Steve Spurrier opens up about Jim McElwain, Florida football, Gators’ coaching search

By Adam Silverstein
November 10, 2017
Steve Spurrier opens up about Jim McElwain, Florida football, Gators’ coaching search

Image Credit: ESPNI

With the Florida Gators floundering this season and attention now being paid to the program’s coaching search as it looks to hire a fourth coach to open a season in the last nine years, everyone wants to know what former Florida national championship-winning head coach and current Gators ambassador Steve Spurrier thinks of the predicament his alma mater finds itself in.

In an extensive interview on Thursday with The Buddy Martin Show, Spurrier shared some candid opinions about the state of Florida football, former head coach Jim McElwain‘s tenure, baseless rumors about former Gators defensive coordinator Bob Stoops, whether he’s had any inclination toward returning to coaching and an incident in the Florida facility that almost made him cry.

Here are some choice thoughts from Spurrier’s conversation, which can be listened to in full by clicking here.

On McElwain’s tenure with and departure from the Gators:

I think he’s a good coach as far as really getting the players ready to play. I thought our guys came with energy, fire and passion just about all the time. And we won a bunch of close ones and then we lost those two close ones … and then the Georgia game … and the death threats … and whatever. Maybe it was time for a change. Offensively, no, I don’t think [we were good], but you know, he really didn’t run the offense. Coach [Doug] Nussmeier runs the offense and he tries as hard as he can to run a good offense.”

On Florida’s offensive problems and running his old system (with a humble brag):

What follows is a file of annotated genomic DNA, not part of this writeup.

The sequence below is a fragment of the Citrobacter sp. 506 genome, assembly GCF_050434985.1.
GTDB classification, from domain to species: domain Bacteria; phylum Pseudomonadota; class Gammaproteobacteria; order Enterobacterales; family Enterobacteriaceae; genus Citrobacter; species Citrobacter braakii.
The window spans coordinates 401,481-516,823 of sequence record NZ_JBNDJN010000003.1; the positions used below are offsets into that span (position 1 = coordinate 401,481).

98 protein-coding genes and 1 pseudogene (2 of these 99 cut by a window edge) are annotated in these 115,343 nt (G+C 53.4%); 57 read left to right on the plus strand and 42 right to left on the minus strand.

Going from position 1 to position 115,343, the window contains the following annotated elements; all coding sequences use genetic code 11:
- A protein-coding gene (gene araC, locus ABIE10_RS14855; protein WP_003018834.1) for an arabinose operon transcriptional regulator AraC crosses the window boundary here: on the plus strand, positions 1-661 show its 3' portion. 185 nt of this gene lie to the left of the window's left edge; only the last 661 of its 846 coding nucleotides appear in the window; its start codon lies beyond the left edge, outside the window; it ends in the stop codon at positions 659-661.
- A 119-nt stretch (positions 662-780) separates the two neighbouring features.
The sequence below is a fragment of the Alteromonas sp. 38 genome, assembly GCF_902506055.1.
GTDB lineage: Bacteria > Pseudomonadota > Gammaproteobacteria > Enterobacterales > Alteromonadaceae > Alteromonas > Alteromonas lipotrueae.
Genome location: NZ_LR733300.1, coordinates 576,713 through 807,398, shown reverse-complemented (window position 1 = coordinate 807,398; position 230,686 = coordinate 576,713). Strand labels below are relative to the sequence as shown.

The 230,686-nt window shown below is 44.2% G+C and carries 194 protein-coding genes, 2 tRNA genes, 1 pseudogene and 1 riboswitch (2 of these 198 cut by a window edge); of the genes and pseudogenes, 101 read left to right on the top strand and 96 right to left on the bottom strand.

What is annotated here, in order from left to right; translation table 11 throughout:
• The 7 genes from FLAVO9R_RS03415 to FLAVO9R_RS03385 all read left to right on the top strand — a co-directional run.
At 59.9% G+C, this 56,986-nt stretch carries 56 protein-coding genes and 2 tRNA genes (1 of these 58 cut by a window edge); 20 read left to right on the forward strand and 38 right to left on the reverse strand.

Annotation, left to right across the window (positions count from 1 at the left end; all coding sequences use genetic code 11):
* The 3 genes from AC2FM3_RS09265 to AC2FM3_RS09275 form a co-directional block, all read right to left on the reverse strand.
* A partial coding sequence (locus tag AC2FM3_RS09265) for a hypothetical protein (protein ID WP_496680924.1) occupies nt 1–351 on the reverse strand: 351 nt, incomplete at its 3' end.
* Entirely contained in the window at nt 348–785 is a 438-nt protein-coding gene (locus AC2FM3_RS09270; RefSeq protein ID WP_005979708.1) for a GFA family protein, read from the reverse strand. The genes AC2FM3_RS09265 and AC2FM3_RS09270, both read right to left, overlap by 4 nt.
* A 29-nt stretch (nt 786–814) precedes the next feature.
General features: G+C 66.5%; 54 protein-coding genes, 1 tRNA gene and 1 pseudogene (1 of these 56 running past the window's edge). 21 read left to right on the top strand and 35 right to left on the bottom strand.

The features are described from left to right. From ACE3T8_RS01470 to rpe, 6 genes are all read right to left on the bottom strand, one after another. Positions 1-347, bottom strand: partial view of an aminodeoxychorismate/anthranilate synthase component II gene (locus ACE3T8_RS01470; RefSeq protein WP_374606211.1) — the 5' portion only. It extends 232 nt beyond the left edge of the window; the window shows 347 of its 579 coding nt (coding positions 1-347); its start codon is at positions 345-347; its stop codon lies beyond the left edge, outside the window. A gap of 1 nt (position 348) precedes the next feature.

The offense we ran in the 90s, that’s not what they do here now. People always say, ‘Well, Coach Spurrier, why don’t you give them some ball plays?’ I say, ‘Listen, every play that we ran in the ’90s is there on video at the University of Florida. If they want to go back and watch Danny Wuerffel and Shane Matthews throw all those touchdown passes — we led the nation in touchdown passes through the 90s, more than any other school — it’s all on tape there. Go back and watch it. They don’t do that. Coaches coach what they know, and they coach how they’re comfortable coaching. And the way we coach at Florida now is not the way we coached back then. I’m not saying ours was a whole lot better – maybe it was – but they’re trying the best they can to coach what they know. It was hard for me to try to give some positive ball plays here and there.”

“There’s probably three guys in America that could coach the way I tried to coach it back in the ’90s. Shane Matthews is one of them. I watched his son Luke the other day on video; he took his steps, looked to the left and all of a sudden fired the perfect strike to Keith Kelsey’s son going down the right sideline. I said, ‘Dang.’ … Shane can coach the way we coach. Danny Wuerffel could. And son Steve [Spurrier] Jr. Steve Jr. was with me about 17 years as a coach, and he was a ball boy at Duke. My son Steve Jr. could coach this offense. Those three guys could run an offense similar to what we did in the ’90s. There’s a lot of running in there; it’s not all passing. You can’t just give somebody a ball play. The quarterbacks got to know [the decisions, progressions and options]. Things like that have to be taught in repetition all the way through spring ball, through the summer and then preseason and then the season. That’s how you develop a really good quarterback.”